continue as Republican leader and
member of the House.
Ford added, "I thoroughly enjoy
the responsibilities of the legisla-
tive branch. People ought to do
what they're best at."
Should the Republicans capture
both the White House and the
House of Representatives in 1968-
Ford said, "I just couldn't ask for
any higher honor than to be con-
sidered as a candidate for Speaker
of the House." The minority leader
is traditionally elected House
Speaker when his party assumes
control of the House.

By R. A. PERRY
One goes to a concert by Artur
Rubenstein expecting to hear
nineteenth-century romantic piano
music played as beautifully as it
is possible to witness today.
The audience that gathered at
Hill Auditorium this past Sunday
thus received a predictable pro-
gram rendered in a predictably
sumptuous style by a man whose
many years seemed not to have
affected his hands and heart.
Aldous Huxley w r o t e that
"beauty is imprisoned . . between
the notes of the music . . . The
artist throws a net and catches
something, though the net is
trivial"
Unlike m a n y pianists, say
Glenn Gould, who gives us the
most meticulous and fascinating
picture of that net, Artur Ruben-
stein attempts to capture and pre-
sent the beauty and meaning held
within the framework of nota-
tion. He does not focus upon, but
subsumes, structure and technique
in order to reach and release the
emotion and thought that lives
within the work.

Rubenstein is like Schnabel in
this respect, except that he has
a greater manual facility than
Schnabel had, even at this late
age. Rubenstein produced the most
cleanly articulated and evenly
flowing runs and arpeggios that
this writer has ever heard.
Progressions from pianissimo to
forte were held within a control-
led, subtle range so that even a
triple forte did not receive the
vehement pounding that many
pianists are apt to express.
Not a servant of strict tempo,
Rubenstein molded Chopin's two
Etudes, the Grande Polonaise, and
the encore Nocturne to fit his con-
ception of the shape of each, and
only in the latter was this free-
dom too personalized. His ap-
proach to Chopin was sophis-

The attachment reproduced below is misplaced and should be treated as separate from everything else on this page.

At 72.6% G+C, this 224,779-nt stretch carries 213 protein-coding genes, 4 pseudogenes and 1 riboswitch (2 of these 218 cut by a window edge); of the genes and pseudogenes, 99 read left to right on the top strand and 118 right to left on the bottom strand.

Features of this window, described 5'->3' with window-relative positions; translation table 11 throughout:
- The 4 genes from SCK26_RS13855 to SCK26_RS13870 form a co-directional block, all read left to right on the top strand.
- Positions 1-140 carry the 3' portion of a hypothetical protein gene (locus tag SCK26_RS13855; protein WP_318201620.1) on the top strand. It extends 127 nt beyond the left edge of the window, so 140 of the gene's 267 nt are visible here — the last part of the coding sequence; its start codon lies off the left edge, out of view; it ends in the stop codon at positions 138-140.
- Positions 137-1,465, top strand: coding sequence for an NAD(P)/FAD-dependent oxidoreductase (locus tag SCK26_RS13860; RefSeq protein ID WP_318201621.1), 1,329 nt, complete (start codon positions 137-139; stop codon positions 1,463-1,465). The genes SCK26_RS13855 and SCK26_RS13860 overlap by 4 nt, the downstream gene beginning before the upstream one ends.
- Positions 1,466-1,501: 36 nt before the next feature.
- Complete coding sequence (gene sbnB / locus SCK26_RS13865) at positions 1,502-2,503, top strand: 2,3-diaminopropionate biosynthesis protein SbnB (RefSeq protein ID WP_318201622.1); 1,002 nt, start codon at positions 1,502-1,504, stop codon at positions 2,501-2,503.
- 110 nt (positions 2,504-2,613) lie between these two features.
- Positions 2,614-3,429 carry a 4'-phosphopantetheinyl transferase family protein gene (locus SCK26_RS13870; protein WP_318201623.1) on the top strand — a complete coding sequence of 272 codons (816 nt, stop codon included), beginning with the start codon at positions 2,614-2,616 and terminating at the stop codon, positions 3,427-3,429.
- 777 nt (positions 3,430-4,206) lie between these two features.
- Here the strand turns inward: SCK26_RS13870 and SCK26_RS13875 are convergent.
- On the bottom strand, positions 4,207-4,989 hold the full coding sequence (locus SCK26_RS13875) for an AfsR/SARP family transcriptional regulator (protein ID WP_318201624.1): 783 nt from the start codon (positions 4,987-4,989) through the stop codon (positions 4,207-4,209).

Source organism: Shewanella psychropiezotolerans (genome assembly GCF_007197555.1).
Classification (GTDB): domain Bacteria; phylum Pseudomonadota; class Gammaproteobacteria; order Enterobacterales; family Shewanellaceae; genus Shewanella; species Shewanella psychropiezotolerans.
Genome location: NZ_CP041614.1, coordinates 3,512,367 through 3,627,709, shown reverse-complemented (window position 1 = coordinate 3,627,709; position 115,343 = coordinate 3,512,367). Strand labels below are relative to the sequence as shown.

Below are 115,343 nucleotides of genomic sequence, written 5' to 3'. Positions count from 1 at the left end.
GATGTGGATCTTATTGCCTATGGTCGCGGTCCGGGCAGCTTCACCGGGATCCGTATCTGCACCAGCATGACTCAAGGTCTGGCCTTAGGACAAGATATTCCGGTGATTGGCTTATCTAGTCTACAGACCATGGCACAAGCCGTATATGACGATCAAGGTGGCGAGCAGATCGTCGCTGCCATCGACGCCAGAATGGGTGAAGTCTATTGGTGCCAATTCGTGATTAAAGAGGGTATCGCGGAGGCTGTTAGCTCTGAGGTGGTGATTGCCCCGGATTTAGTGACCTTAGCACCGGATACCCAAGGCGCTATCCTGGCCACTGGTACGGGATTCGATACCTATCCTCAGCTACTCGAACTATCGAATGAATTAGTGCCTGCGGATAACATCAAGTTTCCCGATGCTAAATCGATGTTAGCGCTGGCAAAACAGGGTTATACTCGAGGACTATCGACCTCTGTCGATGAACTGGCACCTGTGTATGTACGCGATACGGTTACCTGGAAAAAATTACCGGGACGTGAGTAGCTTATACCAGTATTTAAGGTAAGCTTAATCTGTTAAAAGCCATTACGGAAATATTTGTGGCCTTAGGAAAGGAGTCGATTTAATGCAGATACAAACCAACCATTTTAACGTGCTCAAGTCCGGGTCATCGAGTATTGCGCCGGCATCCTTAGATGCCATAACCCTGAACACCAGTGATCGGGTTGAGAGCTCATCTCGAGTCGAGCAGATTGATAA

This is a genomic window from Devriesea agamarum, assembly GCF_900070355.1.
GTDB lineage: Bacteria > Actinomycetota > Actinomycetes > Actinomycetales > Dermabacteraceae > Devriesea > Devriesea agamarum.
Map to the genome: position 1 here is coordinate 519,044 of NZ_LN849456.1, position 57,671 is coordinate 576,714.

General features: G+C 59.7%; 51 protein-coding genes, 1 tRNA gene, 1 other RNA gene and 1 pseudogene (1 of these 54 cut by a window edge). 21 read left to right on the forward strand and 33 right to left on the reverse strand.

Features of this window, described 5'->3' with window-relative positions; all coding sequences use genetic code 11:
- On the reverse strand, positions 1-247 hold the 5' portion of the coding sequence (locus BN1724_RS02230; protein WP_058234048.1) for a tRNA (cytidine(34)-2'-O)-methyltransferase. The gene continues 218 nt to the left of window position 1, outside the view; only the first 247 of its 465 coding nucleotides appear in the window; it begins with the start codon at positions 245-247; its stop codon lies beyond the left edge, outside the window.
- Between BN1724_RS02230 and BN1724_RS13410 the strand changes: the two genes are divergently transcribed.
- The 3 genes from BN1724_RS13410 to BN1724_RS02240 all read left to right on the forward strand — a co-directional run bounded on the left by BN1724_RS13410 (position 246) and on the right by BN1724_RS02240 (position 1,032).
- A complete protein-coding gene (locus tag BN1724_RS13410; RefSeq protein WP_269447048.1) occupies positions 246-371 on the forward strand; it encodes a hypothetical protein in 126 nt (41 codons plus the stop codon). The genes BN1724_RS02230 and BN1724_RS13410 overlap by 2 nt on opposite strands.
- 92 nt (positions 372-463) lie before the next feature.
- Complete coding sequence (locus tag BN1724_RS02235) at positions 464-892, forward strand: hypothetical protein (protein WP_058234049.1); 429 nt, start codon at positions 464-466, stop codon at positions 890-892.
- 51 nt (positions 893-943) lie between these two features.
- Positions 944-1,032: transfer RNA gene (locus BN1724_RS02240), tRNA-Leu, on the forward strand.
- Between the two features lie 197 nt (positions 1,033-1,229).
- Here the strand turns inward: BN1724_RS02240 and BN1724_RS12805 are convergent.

ticated, flowing, and perhaps just
a bit too facile.
In the 1920's Rubenstein was
one of the first to introduce Span-
ish piano music in the concert
hall. His playing Sunday of two
pieces by Chabrier and Granados,
although again warm and tech-
nically perfect, did not convey the

wit, bite, and idiom that Alicia
de Larrocha infuses into this
music.
It is a shame that for the major
work on the program, the pianist
chose not a work by Beethoven or
Schubert (he does not play mod-
ern music), but the Sonata No. 3
by Brahms.
In many ways the most trans-
portive moments came in the
Bach-Busoni Chaconne, in which
Rubenstein truly gave the audi-
ence gift of that ineffable beauty,
that exists between the notes, and
which even the greatest perform-
ers can only occasionally reveal.

It's Unequaled on the Screen
FOR FOUR
PERFORMANCES ONLY
March 8 and 9
THE
TONIGHT &r THURSDAY ONLY

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Admission $2.00

Phone 761-9700

EMU THEATRE
March 15-19

ANTON CHEKHOV '
ffreS 7r

I

I

Court Challenges Senate's
Order To Oust Wis. SDS

(Continued from Page 1)
Chief Justice Alvin Krueger said
that the court "has the authority
and jurisdiction over these inci-
dents."
SDS members went to the nine-
member court Monday with their
appeal. After the initial hearing
the nine judges went into a cau-
cus which lasted five hours. Their
decision, according to Krueger, was
unanimous that SDS may legally
appeal.
SDS members left all comment-
ing last night up to their counsel,
Cambell. Cambell told The Daily
that if Henry Haslach, president
of SDS on the Madison campus,
was contacted that "He won't talk
with you."
Hashlach was in a closed meet-I

ing scheduled to end at 12:30 a.m.
Treasurer of the chapter, Bob
Stanton told The Daily "I can't
make any statement."
If SDS is formally ousted from
the Madison campus it will not
be allowed to meet in any of the
campus buildings, hold any dem-
onstrations or take part in any
campus political activities except
the upcoming Vietnam war refer-
endum, according to the resolu-
tion.
But they will be able to re-
petition for registration in the
fall. Student leaders, however,
feel that due to the "activist" na-
ture of SDS the organization could
jeopardize its chances of accep-
tance for registration if it con-
tinues or plans any activities for
the present semester.

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Palmer
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it wouldn't